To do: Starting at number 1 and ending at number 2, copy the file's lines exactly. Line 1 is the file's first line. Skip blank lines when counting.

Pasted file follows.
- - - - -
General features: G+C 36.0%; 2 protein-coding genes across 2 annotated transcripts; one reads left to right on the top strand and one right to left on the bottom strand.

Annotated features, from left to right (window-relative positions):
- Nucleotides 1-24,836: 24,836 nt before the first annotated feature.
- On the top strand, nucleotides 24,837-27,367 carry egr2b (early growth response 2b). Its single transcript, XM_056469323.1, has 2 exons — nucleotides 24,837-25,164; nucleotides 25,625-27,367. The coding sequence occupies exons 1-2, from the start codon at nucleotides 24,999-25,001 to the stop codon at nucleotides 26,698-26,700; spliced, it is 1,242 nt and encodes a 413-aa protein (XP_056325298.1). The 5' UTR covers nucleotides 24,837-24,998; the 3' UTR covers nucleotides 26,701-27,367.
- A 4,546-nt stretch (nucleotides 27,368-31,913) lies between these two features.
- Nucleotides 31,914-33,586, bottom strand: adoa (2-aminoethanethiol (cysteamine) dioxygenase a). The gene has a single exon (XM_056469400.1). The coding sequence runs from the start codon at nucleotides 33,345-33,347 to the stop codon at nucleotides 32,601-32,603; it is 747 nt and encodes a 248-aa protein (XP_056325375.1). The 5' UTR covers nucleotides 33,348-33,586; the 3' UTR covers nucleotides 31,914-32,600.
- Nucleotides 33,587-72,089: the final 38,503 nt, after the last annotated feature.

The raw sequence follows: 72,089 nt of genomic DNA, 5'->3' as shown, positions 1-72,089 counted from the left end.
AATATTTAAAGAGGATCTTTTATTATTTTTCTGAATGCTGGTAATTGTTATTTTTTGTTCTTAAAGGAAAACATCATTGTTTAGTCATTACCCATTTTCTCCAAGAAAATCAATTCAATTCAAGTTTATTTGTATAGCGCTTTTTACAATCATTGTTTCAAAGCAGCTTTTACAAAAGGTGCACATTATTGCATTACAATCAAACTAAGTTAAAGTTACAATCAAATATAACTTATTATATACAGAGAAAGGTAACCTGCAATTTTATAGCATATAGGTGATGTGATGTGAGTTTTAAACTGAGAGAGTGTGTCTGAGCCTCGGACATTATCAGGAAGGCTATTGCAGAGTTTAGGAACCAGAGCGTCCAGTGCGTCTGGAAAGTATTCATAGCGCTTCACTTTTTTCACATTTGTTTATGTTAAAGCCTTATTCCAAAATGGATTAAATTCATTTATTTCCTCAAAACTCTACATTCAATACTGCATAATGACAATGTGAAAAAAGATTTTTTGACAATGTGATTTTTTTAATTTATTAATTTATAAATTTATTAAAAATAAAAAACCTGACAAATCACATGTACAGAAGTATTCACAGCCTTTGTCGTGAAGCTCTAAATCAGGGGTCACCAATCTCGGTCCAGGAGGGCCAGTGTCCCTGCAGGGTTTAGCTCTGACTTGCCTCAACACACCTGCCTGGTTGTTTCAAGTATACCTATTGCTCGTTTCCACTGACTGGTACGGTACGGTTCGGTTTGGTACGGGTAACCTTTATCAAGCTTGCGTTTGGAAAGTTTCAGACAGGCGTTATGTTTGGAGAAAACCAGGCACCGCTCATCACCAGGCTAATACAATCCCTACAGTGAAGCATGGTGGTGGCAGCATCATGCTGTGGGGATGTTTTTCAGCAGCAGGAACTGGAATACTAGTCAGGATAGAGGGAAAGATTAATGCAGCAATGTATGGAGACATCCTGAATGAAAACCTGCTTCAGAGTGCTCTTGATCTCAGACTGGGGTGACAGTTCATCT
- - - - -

General features: G+C 36.0%; 2 protein-coding genes across 2 annotated transcripts; one reads left to right on the top strand and one right to left on the bottom strand.

Annotated features, from left to right (window-relative positions):